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was clear when his tone when it came to the congressional republicans changed. four years ago he seemed to move to compromise very quickly, and now when it was in our interview and more just generally, he took a much more strident tone. he specifically said that he felt that boehner and the house republican leadership was probably more moderate than some of the other elements in their party, and it was a real roadblock in trying to get anything done. when we talked about why it is so difficult, we talked about some of the constitutional challenger, and filibuster reform in the senate and secondly the media in saying that, you know, rush limbaugh and the fox newses of the world keep the pressure on the house and congressional republicans and they're so strong about it that it makes it difficult for him to actually have a meaningful conversation or find common ground. >> i thought it was unusual that
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he called out fox. that was a prompt? is that something he came up with himself? >> no, it was actually -- one of the questions that i asked was it was inspiring to a lot of people. i asked if he felt like four years later the environment in washington seems more nasty than ever had he been able to usher that in, and one of the two reasons that he felt like it had been a challenge was of the media. i think the larger point that he was trying to make was that the media is becoming increasingly skewed over the past few years. we toned listen to the people we agree with, rather than the people that we disagree with, which makes it more difficult to find common ground in a place like washington.
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>> he did say it's one of the practices by his guest, but that doesn't mean that we need assault weapons is basically his point, i guess. >> yeah. well, i mean, frank, the editor of the new republic asked him point blairnk have you ever fired a gun, and he said, yeah, we go skeet shooting all the time up at camp david. he and his guests, which was news to us and news to a lot of people. i think he did seem very intent on trying to bridge the divide between gun owners and those that don't. it was a telling sign that he says he is a gun owner and shoots himself. >> and on football, he said he would have to think long and hard before i let him, some notional son, play football. he is concerned about the head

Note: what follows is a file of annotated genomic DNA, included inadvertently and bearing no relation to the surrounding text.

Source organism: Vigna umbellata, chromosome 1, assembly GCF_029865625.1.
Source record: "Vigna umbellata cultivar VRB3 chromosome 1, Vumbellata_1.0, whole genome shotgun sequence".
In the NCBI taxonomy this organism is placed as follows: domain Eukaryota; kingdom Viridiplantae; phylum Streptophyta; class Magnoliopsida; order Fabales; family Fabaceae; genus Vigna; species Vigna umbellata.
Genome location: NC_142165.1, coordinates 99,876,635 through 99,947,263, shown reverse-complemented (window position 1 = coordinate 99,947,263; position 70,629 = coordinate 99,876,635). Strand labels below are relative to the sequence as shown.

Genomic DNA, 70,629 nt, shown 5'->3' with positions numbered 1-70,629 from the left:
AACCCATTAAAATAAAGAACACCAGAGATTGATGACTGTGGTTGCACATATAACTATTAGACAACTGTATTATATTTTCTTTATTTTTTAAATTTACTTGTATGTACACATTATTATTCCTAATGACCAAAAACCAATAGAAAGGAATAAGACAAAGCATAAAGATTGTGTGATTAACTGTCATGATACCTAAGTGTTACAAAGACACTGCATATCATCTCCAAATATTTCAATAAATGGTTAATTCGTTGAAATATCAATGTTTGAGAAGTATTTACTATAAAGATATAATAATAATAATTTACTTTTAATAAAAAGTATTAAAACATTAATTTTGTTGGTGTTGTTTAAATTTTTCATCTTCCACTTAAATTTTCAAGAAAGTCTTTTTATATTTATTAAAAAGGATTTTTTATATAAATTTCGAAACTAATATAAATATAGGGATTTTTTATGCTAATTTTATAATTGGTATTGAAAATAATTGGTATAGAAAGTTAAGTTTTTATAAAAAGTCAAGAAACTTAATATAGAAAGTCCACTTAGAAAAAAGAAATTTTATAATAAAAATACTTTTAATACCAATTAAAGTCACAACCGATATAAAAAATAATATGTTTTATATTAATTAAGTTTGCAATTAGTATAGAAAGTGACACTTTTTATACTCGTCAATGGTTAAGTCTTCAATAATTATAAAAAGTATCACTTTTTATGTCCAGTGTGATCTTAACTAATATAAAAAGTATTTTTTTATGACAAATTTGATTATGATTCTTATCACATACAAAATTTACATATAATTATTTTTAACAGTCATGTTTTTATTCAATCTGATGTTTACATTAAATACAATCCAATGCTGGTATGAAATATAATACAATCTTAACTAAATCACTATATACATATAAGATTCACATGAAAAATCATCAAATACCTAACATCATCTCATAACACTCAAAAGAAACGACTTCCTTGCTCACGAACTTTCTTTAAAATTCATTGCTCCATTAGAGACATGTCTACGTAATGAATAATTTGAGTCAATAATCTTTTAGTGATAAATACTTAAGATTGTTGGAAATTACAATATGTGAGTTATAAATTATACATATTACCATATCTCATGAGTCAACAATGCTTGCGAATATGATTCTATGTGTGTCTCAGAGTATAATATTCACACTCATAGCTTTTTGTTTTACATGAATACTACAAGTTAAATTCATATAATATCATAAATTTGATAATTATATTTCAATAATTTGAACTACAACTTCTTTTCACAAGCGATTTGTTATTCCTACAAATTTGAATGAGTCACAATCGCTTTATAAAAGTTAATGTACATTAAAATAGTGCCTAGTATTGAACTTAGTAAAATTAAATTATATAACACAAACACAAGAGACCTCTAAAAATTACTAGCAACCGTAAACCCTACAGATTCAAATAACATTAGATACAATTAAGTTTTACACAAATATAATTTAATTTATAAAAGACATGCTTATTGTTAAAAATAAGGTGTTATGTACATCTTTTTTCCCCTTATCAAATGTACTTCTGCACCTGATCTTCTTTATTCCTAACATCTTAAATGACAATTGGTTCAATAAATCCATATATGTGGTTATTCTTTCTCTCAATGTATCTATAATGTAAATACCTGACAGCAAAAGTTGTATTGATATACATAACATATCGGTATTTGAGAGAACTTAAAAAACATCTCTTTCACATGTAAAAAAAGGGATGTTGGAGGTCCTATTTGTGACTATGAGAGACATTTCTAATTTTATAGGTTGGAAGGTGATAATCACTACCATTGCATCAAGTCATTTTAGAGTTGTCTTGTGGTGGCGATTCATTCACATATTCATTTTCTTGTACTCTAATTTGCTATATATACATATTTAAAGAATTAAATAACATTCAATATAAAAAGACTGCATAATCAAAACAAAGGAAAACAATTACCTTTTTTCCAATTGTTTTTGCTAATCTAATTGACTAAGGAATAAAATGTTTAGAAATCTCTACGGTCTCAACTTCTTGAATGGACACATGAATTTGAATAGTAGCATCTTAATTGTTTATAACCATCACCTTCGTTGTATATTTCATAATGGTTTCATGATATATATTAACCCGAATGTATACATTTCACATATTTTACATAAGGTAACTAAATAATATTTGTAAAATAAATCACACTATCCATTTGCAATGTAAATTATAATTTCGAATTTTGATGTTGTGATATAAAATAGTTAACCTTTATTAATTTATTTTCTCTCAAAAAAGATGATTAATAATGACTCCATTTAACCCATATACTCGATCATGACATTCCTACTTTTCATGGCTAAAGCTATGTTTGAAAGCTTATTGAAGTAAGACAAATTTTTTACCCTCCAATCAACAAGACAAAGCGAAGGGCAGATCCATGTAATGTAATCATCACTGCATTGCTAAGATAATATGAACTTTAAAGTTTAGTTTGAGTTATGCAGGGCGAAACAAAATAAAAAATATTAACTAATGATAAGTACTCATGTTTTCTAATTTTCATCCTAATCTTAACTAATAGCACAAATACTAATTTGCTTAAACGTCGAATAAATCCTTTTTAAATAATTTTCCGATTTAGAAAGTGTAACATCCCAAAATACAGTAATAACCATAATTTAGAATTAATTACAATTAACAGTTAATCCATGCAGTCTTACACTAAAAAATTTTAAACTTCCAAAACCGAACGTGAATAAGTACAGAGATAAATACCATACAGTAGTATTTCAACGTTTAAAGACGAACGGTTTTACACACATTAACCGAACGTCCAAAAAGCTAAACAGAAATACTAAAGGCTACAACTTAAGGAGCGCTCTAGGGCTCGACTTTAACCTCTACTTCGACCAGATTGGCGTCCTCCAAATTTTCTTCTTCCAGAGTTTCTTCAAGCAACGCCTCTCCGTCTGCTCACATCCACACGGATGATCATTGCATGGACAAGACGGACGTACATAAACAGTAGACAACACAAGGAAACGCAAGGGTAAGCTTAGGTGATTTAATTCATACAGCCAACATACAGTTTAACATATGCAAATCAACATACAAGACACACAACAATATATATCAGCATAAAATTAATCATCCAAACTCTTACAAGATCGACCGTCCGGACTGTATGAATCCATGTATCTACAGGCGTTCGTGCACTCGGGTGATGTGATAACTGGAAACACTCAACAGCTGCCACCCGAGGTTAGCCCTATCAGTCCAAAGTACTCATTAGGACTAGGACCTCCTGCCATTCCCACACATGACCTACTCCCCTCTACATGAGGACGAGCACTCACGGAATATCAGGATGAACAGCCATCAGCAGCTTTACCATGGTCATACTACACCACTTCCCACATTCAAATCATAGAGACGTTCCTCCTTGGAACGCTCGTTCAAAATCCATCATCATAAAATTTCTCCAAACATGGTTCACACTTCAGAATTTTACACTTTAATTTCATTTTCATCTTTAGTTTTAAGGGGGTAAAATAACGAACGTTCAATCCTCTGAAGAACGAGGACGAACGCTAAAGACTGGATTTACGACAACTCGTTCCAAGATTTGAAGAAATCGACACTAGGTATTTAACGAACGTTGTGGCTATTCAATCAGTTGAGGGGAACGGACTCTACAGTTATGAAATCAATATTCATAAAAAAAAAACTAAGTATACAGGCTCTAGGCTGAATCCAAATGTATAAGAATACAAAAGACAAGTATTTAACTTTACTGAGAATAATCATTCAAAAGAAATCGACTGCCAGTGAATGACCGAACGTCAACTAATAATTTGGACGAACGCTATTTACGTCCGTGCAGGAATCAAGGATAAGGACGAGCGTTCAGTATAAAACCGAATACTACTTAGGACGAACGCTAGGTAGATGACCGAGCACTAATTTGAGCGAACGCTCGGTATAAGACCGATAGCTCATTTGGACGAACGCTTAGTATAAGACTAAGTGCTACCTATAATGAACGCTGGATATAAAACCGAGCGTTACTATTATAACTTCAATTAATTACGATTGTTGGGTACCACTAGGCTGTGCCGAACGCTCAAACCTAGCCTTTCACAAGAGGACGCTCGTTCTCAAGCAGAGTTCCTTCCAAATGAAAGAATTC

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injuries and how damaging this has been to young and adult football players. >> yeah. this was a really interesting moment in the interview because we spent a good bit of time with him in sort of classic obama style. he spoke very carefully and at times very slowly throughout the interview, but on this question about football, there is zero hesitation. i mean, he was very clear that if he had a son, he would have some serious concerns about allowing him to play football. he went on to make a distinction between football players at collegiate level and professional saying that professional ones are well compensated, they're grown men who can make the decisions for themtsz, whereas those in college, it's -- you know, it's a little bit more questionable the extent to which they're really beating up their bodies in the process. there is clearly attention. he loves the sport, as do many americans, but there are some
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questions that he was certainly concerned about personally. >> it also, by the way, came up with hillary clinton in her interview on "60 minutes" with the president. she is more aware of the concussion she suffered and the still lasting effect on her vision. thank you very much. congratulation on the new republic. we're all very excited about it. >> thank you. >> and up next, republican soul searching with former party chair michael steel. >> and still ahead, the crackdown on leaks at the cia. stay with us. at a dry cleaner, we replaced people with a machine. what? customers didn't like it. so why do banks do it? hello? hello?! if your bank doesn't let you talk to a real person 24/7, you need an ally. hello? ally bank.